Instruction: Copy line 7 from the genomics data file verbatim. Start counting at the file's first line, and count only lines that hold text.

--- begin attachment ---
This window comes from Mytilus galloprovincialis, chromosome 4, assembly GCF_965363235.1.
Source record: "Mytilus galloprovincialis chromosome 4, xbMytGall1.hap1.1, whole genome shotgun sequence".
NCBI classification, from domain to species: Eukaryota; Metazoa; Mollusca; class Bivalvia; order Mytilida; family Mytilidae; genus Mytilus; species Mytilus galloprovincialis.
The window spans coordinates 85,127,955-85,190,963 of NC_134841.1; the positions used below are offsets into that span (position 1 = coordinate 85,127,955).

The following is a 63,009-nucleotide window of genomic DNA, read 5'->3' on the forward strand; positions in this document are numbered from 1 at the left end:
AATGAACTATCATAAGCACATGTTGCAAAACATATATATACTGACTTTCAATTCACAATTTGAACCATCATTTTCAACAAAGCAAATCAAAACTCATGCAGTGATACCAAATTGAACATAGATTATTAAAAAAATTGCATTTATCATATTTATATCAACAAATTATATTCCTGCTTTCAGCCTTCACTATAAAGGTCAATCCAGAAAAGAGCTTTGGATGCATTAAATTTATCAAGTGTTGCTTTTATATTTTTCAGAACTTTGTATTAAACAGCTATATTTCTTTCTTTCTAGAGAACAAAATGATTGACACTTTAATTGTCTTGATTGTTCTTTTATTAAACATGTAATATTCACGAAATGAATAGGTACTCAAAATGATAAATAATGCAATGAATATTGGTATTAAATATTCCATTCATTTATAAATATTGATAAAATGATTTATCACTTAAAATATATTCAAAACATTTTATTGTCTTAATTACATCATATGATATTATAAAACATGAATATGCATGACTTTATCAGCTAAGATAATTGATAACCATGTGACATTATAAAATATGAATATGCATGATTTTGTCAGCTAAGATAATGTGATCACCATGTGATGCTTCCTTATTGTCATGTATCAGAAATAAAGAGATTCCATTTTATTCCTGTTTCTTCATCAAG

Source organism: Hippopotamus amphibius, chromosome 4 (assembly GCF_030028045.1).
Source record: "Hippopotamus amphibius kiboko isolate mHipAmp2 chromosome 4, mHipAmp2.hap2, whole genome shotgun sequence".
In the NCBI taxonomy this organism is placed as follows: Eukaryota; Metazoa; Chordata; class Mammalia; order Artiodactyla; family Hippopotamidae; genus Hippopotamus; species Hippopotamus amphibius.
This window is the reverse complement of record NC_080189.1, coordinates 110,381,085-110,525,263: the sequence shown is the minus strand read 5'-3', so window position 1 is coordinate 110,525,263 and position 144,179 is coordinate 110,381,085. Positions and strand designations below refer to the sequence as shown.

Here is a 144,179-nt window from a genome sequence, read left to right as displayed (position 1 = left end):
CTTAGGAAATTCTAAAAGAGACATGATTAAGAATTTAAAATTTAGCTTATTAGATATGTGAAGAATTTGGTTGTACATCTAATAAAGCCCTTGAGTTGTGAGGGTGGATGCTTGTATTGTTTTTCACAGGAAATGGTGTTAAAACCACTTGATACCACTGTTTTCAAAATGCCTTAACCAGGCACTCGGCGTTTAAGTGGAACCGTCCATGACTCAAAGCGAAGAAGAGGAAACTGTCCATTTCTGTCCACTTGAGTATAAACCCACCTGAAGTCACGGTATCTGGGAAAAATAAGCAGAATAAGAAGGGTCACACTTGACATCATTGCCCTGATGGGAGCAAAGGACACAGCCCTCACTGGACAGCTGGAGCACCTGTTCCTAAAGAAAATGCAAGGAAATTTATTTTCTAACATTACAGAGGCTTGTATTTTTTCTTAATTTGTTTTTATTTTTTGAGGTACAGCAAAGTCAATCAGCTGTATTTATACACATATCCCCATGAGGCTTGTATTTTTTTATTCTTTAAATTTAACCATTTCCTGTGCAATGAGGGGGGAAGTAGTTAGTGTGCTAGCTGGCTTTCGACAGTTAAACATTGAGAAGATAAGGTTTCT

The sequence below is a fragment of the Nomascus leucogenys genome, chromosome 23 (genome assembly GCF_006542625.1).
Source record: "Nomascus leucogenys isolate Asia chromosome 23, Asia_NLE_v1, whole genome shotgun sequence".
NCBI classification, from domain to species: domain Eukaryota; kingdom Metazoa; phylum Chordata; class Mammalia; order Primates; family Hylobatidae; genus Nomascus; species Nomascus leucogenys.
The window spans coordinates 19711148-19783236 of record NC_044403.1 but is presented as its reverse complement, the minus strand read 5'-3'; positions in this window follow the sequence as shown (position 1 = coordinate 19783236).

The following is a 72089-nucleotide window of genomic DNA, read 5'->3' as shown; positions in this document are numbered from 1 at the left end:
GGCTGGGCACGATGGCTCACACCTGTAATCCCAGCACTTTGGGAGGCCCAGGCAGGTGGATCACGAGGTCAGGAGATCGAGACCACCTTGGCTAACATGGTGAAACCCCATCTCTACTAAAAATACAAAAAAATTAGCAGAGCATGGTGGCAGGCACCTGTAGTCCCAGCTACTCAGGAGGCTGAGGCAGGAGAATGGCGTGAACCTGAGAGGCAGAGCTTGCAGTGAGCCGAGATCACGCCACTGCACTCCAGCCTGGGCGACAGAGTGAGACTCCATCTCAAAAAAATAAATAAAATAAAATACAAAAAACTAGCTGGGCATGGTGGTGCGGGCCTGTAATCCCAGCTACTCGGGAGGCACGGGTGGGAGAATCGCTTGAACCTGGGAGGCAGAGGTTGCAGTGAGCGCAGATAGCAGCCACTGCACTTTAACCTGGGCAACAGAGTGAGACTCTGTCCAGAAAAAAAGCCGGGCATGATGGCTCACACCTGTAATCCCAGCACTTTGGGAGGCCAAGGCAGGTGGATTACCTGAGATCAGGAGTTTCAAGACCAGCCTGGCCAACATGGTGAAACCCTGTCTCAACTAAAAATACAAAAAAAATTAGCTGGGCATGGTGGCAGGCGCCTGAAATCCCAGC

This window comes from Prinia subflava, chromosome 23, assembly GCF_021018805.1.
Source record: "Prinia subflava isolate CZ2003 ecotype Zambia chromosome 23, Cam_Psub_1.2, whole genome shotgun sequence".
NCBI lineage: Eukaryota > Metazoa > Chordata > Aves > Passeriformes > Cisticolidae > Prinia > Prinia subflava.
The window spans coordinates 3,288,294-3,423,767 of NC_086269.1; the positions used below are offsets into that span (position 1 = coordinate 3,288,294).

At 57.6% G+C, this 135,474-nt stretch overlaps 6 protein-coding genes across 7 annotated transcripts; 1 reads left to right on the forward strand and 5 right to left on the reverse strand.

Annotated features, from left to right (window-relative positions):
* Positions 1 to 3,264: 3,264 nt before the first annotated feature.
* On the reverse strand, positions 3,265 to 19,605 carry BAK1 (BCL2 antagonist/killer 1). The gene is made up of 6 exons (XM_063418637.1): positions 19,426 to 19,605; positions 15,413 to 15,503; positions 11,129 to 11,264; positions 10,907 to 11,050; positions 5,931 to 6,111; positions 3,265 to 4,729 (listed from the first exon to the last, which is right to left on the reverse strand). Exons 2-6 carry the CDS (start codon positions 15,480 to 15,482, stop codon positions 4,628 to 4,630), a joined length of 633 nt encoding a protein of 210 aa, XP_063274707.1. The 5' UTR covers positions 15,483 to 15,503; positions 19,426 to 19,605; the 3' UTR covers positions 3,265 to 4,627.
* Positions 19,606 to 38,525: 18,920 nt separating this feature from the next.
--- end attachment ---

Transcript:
Source organism: Hippopotamus amphibius, chromosome 4 (assembly GCF_030028045.1).